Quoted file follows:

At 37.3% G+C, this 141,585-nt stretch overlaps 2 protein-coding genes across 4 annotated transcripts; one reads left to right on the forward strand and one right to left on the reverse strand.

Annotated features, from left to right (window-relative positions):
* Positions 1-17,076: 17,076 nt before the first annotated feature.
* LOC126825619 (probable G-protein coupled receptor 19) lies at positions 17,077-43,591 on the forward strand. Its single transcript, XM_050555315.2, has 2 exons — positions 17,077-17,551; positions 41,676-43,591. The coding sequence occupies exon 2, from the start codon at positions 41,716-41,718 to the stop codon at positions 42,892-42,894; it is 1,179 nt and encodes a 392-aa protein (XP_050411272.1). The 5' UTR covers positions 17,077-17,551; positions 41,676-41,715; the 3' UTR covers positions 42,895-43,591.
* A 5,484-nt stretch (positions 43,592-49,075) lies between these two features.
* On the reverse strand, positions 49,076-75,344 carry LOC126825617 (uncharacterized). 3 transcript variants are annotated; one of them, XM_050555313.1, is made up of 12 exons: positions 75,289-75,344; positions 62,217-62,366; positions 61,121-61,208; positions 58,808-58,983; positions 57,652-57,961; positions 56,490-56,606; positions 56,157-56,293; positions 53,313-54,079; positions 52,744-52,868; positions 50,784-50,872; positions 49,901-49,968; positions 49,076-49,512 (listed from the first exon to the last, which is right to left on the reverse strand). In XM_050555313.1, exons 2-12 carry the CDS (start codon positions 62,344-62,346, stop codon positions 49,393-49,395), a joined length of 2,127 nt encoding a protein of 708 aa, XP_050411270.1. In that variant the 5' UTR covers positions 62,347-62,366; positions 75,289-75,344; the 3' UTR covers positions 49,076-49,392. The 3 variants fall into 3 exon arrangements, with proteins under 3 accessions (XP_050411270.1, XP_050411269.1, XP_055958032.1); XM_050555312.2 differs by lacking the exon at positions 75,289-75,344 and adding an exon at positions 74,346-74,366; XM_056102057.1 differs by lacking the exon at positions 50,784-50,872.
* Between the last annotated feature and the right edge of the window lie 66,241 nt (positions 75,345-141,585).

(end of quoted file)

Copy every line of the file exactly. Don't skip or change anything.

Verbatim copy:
At 37.3% G+C, this 141,585-nt stretch overlaps 2 protein-coding genes across 4 annotated transcripts; one reads left to right on the forward strand and one right to left on the reverse strand.

Annotated features, from left to right (window-relative positions):
* Positions 1-17,076: 17,076 nt before the first annotated feature.
* LOC126825619 (probable G-protein coupled receptor 19) lies at positions 17,077-43,591 on the forward strand. Its single transcript, XM_050555315.2, has 2 exons — positions 17,077-17,551; positions 41,676-43,591. The coding sequence occupies exon 2, from the start codon at positions 41,716-41,718 to the stop codon at positions 42,892-42,894; it is 1,179 nt and encodes a 392-aa protein (XP_050411272.1). The 5' UTR covers positions 17,077-17,551; positions 41,676-41,715; the 3' UTR covers positions 42,895-43,591.
* A 5,484-nt stretch (positions 43,592-49,075) lies between these two features.
* On the reverse strand, positions 49,076-75,344 carry LOC126825617 (uncharacterized). 3 transcript variants are annotated; one of them, XM_050555313.1, is made up of 12 exons: positions 75,289-75,344; positions 62,217-62,366; positions 61,121-61,208; positions 58,808-58,983; positions 57,652-57,961; positions 56,490-56,606; positions 56,157-56,293; positions 53,313-54,079; positions 52,744-52,868; positions 50,784-50,872; positions 49,901-49,968; positions 49,076-49,512 (listed from the first exon to the last, which is right to left on the reverse strand). In XM_050555313.1, exons 2-12 carry the CDS (start codon positions 62,344-62,346, stop codon positions 49,393-49,395), a joined length of 2,127 nt encoding a protein of 708 aa, XP_050411270.1. In that variant the 5' UTR covers positions 62,347-62,366; positions 75,289-75,344; the 3' UTR covers positions 49,076-49,392. The 3 variants fall into 3 exon arrangements, with proteins under 3 accessions (XP_050411270.1, XP_050411269.1, XP_055958032.1); XM_050555312.2 differs by lacking the exon at positions 75,289-75,344 and adding an exon at positions 74,346-74,366; XM_056102057.1 differs by lacking the exon at positions 50,784-50,872.
* Between the last annotated feature and the right edge of the window lie 66,241 nt (positions 75,345-141,585).